Only the Army-Navy game remains in college football’s regular season, so it’s time for bowl predictions, season recaps and award ceremonies. Here’s a look at the superlatives in a super year of college football:
Coach of the Year
Brady Hoke, Michigan. Semi-finalists: Les Miles, Bill Snyder
Hoke resurrected Michigan football and beat Ohio State in his first year. Took the Wolverines from 7-6 to 10-2 and earned a Sugar Bowl berth
Oregon honorable mention: Chip Kelly, who led the Ducks to their third straight conference title despite a roster that featured just 10 seniors, and despite losing All-American Cliff Harris to disciplinary issues. Oregon went 11-2, remarkable when you consider standout starters Michael Clay, John Boyett, Darron Thomas, LaMichael James, Kenjon Barner and Josh Huff all missed games with injuries. In years past, the loss of any ONE of those players would have wrecked a season, but Kelly has built depth on his roster and created a culture of no excuses.
Offensive Player of the Year
Montee Ball, Wisconsin. Semi-finalists: Robert Griffin III, Andrew Luck
Ball boatraced college football with 38 tds, 1759 yards rushing, an utterly phenomenal season in spearheading one of the most powerful, dangerous offenses in the country. If he’d played for a team in the South, he would be the runway Heisman winner, an award most prognosticators say will go to Griffin, Baylor’s prolific quarterback.
Oregon honorable mention: LaMichael James, who set a record as the only player in conference history to rush for 1500 yards or more in three straight seasons, darting for 1646 yards and 17 touchdowns, while leading the nation with 149.6 yards a game.
Defensive Player of the Year
Tyrran Mathieu–a runaway choice, absolutely no other candidates.
The Honey Badger lived up to the cool nickname week after week with big plays, turnovers and key returns. He shook off a mid-year suspension to become a factor in the Heisman race, one of only a handful of defensive players ever to earn an invitation to New York.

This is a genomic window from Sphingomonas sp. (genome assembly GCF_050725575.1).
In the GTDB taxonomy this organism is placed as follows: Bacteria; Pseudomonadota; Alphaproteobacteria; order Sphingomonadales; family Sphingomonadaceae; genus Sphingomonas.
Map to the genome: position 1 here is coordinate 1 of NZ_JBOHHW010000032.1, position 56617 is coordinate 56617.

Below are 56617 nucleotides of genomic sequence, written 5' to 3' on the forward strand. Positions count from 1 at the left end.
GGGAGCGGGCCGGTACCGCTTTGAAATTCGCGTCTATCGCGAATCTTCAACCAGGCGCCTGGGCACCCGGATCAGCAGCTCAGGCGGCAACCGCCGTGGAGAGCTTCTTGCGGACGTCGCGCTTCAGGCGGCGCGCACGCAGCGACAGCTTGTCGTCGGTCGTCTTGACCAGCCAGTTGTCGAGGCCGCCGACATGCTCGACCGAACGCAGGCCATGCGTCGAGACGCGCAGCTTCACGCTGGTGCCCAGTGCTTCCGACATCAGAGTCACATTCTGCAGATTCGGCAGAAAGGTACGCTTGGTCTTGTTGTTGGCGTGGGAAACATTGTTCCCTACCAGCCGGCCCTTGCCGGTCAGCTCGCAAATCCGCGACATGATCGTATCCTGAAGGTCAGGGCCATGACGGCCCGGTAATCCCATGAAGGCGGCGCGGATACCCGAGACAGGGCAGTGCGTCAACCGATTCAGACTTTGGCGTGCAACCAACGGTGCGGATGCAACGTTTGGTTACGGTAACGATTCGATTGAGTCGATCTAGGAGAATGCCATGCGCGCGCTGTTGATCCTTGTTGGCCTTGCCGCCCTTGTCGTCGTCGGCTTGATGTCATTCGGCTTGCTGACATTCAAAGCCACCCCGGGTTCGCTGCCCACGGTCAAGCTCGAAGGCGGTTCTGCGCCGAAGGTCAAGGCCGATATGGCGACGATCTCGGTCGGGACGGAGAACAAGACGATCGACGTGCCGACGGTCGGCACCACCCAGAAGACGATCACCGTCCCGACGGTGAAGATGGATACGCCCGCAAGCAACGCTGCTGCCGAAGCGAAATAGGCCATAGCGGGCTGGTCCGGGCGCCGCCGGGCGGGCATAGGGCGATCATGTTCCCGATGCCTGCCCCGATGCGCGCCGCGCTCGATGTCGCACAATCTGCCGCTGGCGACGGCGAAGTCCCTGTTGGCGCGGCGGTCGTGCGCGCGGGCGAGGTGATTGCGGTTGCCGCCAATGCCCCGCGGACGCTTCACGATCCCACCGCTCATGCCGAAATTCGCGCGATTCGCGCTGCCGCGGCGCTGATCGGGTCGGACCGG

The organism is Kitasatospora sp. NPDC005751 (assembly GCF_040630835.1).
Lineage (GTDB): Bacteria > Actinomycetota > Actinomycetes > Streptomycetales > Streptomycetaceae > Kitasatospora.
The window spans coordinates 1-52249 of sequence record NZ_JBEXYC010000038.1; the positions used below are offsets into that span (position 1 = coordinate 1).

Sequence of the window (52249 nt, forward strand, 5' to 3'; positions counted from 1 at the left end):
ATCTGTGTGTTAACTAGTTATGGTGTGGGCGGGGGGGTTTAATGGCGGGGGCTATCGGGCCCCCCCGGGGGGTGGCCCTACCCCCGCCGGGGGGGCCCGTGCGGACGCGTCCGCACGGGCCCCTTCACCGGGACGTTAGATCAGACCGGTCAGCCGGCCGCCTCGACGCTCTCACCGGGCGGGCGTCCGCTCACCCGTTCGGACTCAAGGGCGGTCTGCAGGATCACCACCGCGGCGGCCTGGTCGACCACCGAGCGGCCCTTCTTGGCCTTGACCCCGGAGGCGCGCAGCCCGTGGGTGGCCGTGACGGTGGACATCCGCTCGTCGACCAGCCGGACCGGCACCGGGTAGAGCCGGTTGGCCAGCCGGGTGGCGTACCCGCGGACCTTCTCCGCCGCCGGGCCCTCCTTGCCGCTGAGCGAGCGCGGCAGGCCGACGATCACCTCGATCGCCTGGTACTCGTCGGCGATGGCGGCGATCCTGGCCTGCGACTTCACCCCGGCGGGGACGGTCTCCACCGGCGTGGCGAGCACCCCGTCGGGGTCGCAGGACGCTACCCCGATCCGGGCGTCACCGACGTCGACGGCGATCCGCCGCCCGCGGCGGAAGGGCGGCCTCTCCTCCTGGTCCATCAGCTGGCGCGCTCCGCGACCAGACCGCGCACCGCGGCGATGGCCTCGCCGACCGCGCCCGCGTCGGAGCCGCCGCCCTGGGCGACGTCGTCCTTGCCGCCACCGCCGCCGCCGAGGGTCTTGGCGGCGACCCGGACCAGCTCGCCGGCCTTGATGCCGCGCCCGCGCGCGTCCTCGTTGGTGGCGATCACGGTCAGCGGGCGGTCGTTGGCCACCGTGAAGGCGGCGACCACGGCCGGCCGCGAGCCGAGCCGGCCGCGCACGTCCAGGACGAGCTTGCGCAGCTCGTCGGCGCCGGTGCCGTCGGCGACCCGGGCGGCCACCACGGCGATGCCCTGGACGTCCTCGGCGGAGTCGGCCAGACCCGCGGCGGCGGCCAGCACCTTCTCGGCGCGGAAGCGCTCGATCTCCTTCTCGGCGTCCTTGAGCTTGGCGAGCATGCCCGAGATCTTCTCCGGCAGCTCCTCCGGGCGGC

Oregon honorable mention: Michael Clay, junior linebacker, 8.9 tackles per game; John Boyett, who led the Ducks in tackles for the second time in three years, posting 91 total stops, and defensive end Dion Jordan, 7.5 sacks and 13 tackles for loss. Punter Jackson Rice, one of the national leaders in net punting and a Ray Guy award semi-finalist, 45.8-yard average, 16 punts inside the 20 with just two touchbacks all season.
Coordinator of the Year
John Chavis, LSU.
Chavis took a rebuilding defense, which lost a star at each level (defensive line, linebacker and secondary) including Jim Thorpe Award winner Patrick Peterson, and molded it into the heart of the #1 team in the country, the nation’s only undefeated team.
Semi-finalists: Paul Chryst, Wisconsin, Mark Helfrich, Oregon
Helfrich called the plays for an offense that scored more than 600 points and averaged over 500 yards a game for the second year in a row.
Game of the Year
Wisconsin versus Michigan State I, which came down to a Hail Mary at the end of the game. Semi-finalists: USC at Stanford, Baylor-TCU
Oregon honorable mention: trailing USC 38-14 late in the third quarter, the Ducks mounted a furious comeback, recovering a fumble with just over two minutes to go in the game and driving to the USC 18, missing a field goal on the last play to lose 38-35.
Freshman of the Year
De’Anthony Thomas, Oregon, 16 touchdowns, 1921 all-purpose yards, and an offensive td once every six touches. Semi-finalists: Marqise Lee, USC, Sammy Watkins, Clemson
Oregon honorable mention: Terrance Mitchell, cornerback who improved steadily when given the difficult assignment of replacing All-American Cliff Harris at corner in a conference full of elite receivers and quarterbacks. Hroniss Grasu, who started every game at center as a redshirt freshman, replacing departed senior and three-year starter Jordan Holmes.
Comeback Player of the Year
Case Keenum, Houston. Semi-finalists: James Rodgers, Oregon State, Sam Montgomery, LSU.
Out for the season last year after a knee injury suffered against UCLA in the season’s third game, Keenum passed for over 5099 yards, completing 71.7% of his passes for 45 tds and just 5 interceptions, while leading the Cougars to a 12-1 record.
Oregon honorable mention: Kiko Alonso, who returned from a season-long suspension in 2010 to record 41 tackles, a sack and an interception. Kenjon Barner, knocked out of several games last season with a severe concussion against Washington State, bounced back this season with 909 yards rushing.
Most Improved Player of the Year
Trent Richardson (sophomore year 700 yards, 6 tds, this season, 1583 yards, 20 tds). Odd to call a great player “improved.” but Richardson more than doubled his yards, and more than tripled his tds, taking over as the feature back from the departed Mark Ingram.
Oregon honorable mention: Eddie Pleasant, safety. Maligned in some quarters for his cover skills in 2010, Pleasant made first-team all-conference as a senior, leading the Ducks with three interceptions. He also had 60 tackles and 8 pass breakups.